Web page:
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Fourth Industrial Revolution much in need of R&D

Business Report
SCIENCE, technology and innovation indicators enable a country to measure, monitor and evaluate its scientific and innovative capabilities. These capabilities will become increasingly important as the global community of nations confronts the reality of the Fourth Industrial Revolution and the digitisation of the economy.

To this end, trends the world over indicate that there is renewed interest in investing in research and development (R&D) after the 2008-2010 economic crisis. Economies such as China, South Korea, Singapore, India and Brazil have expanded their proportions of global R&D expenditure, while South Africa’s proportion of global R&D spending has remained at 0.4percent for the past decade

Our focus on innovation and R&D is increasingly important with the release of the Department of Trade and Industry’s 9th iteration of South Africa’s Industrial Policy Action Plan (IPAP) earlier this month. In launching this plan, I suggested that “the impact of the Fourth Industrial Revolution, based on digitisation, robotisation, the Internet of Things and big data capabilities, will have further disruptive impacts on both developed and middle-income countries, affecting not only how things are done” in the economy, but the whole future of manufacturing.

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Dr Rob Davies

“Moreover, since its effects are likely to be felt not only in the productive sectors of the economy but also across the interlinked service sectors - including e-commerce - we have no option but to prepare ourselves as quickly and creatively as possible.”

This could fill us with deep consternation particularly since we in South Africa continue to confront the legacies of apartheid and colonialism which continue to impact on the quality of our human resource capabilities as well as the performance of our economy.

Are we able to respond to the opportunities presented by the digital age in a way which supports our national priorities by providing better responses to challenges of poverty, underdevelopment and unemployment?

To be sure, the new technologies have the potential to deliver increasingly sophisticated products and services and to have a positive impact on socio-economic development.

But to ensure that this materialises to the benefit of society as a whole requires that we act to promote greater inclusivity and prepare our people for new technologies.

Changes

South Africans also need to become more aware that the changes of the Fourth Industrial Revolution will require that we look at innovation differently.

Solutions to some of our most pressing developmental challenges can come from our ability to integrate technology and innovation into our cohesive responses as government, business and civil society. We cannot respond to the challenges of the 21st century with 20th century responses!

How we innovate will be crucial to whether we are able to integrate the benefits of the digital economy into the transformation of our economy, manufacturing processes and global supply chains. Importantly, while innovation alone is not the answer to faster growth and inclusive development, it remains a significant, vital catalyst.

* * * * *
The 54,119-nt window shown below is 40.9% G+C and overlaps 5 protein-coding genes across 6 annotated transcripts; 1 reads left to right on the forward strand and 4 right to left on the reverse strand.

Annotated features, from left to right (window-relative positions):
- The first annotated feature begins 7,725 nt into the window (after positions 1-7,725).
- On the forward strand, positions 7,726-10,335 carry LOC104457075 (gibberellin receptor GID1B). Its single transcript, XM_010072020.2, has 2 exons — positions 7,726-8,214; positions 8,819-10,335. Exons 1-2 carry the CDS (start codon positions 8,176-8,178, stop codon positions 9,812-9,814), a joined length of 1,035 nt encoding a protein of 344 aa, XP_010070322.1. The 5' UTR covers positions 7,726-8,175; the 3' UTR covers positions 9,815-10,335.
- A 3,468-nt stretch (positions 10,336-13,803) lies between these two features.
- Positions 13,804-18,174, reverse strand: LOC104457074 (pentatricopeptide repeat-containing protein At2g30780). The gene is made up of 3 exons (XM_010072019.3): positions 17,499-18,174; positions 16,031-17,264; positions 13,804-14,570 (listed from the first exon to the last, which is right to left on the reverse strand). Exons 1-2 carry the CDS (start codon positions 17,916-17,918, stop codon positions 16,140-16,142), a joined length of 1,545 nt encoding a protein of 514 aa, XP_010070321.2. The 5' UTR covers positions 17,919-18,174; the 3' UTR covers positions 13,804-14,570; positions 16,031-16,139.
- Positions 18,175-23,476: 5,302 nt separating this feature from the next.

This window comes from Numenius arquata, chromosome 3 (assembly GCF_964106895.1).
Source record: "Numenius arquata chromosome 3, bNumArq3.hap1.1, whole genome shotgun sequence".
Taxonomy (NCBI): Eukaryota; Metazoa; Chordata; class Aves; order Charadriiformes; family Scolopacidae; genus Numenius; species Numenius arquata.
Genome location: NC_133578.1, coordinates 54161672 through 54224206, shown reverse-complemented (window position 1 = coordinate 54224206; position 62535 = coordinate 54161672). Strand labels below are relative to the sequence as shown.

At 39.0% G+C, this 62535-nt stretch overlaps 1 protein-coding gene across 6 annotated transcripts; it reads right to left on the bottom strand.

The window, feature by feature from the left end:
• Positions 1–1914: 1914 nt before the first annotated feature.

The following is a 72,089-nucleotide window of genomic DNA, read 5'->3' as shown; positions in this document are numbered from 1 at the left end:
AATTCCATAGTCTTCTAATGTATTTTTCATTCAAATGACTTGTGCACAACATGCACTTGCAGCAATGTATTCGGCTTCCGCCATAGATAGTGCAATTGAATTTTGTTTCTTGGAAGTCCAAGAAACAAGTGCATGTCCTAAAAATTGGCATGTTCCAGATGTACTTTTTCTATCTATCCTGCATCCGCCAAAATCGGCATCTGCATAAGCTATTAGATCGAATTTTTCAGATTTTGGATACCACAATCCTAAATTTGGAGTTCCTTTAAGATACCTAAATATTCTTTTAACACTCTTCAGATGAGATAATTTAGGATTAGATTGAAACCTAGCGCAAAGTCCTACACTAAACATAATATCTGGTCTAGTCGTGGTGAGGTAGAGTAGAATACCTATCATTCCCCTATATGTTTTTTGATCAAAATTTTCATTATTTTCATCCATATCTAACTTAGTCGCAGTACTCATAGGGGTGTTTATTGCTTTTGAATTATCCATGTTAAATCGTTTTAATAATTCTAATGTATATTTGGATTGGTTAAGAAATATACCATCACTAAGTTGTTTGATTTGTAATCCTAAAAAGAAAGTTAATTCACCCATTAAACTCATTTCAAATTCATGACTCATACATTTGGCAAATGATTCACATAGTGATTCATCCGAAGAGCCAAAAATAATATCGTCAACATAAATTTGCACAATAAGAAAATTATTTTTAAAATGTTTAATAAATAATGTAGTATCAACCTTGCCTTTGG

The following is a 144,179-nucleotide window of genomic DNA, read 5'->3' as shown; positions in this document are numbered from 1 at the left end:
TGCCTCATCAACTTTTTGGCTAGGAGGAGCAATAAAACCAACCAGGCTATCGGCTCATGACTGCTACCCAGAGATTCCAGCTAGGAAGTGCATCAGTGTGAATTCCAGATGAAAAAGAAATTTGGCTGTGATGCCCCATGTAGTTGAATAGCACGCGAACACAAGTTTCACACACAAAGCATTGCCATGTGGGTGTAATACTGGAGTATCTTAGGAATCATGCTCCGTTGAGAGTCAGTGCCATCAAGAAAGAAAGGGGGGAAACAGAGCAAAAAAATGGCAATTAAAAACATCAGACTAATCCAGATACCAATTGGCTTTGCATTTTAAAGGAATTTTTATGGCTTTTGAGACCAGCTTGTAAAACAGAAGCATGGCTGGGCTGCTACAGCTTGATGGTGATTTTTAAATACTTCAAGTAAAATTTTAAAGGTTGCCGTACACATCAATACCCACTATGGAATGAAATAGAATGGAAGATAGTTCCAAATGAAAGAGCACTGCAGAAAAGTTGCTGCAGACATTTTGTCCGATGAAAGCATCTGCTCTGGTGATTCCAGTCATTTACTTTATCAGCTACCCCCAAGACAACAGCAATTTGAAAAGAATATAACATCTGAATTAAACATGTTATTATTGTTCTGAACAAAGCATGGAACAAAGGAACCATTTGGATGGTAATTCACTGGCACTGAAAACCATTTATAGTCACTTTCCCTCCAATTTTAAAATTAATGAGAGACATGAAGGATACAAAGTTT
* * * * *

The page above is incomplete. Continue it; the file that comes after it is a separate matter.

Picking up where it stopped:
Our National Survey of R&D serves as an important source of evidence informing policy review and planning to enable government to track policy targets, and is used by a wide range of stakeholders as reference for statistics on the country’s performance on key indicators: the size, growth and composition of R&D expenditure, and the human capital devoted to R&D.

The most recently released survey results by the Department of Science and Technology and the HSRC’s Centre for Science, Technology and Innovation Indicators indicate that South Africa is increasingly prioritising R&D and innovation.

Gross expenditure on research and development (Gerd) has increased over four consecutive years with an 8.1percent increase from 2013/14 to 2014/15.

At R23.3billion in 2014/15, Gerd in constant 2010 rand terms has almost reached the peak of R24.1bn that was achieved in 2008/09. That Gerd has also increased for all sectors of the economy, including the business sector, bodes well for our journey towards industrialisation and beneficiation.

Largest spender

The private sector remains the largest spender on R&D in South Africa, with business expenditure on R&D (Berd) amounting to R13.291bn in 2014/15. Berd at constant rand prices amounted to R10.533bn, which is equivalent to 45.3percent of Gerd. Most significantly, the private sector has almost exclusively financed its own R&D.

The manufacturing industry in particular has been increasing R&D expenditure which augurs well for our journey towards greater industrialisation.

A further good sign is that R&D in science councils is growing and has increased from R4.305bn in 2013/14 to R5.005bn in 2014/15.

The country’s journey towards the Fourth Industrial Revolution is also on a strong trajectory with expenditure on applied research in the business sector increasing by 5percent, from 51.7percent in 2013/14 to 56.7percent in 2014/15.

This is the third consecutive year where the expenditure in applied research is higher than expenditure in experimental research. This speaks to our ability to innovate and grow the country’s competitive advantage.

Our improved levels of R&D must be matched by greater efforts towards the commercialisation of some of our innovations so that these can impact positively on the lives of our people and our national competitiveness.

Innovation should become deeply entrenched into the fibre of our character as a nation and the R&D study will help to inform how we should match resources and efforts nationally to achieve this.

Rob Davies is the Minister Trade and Industry.

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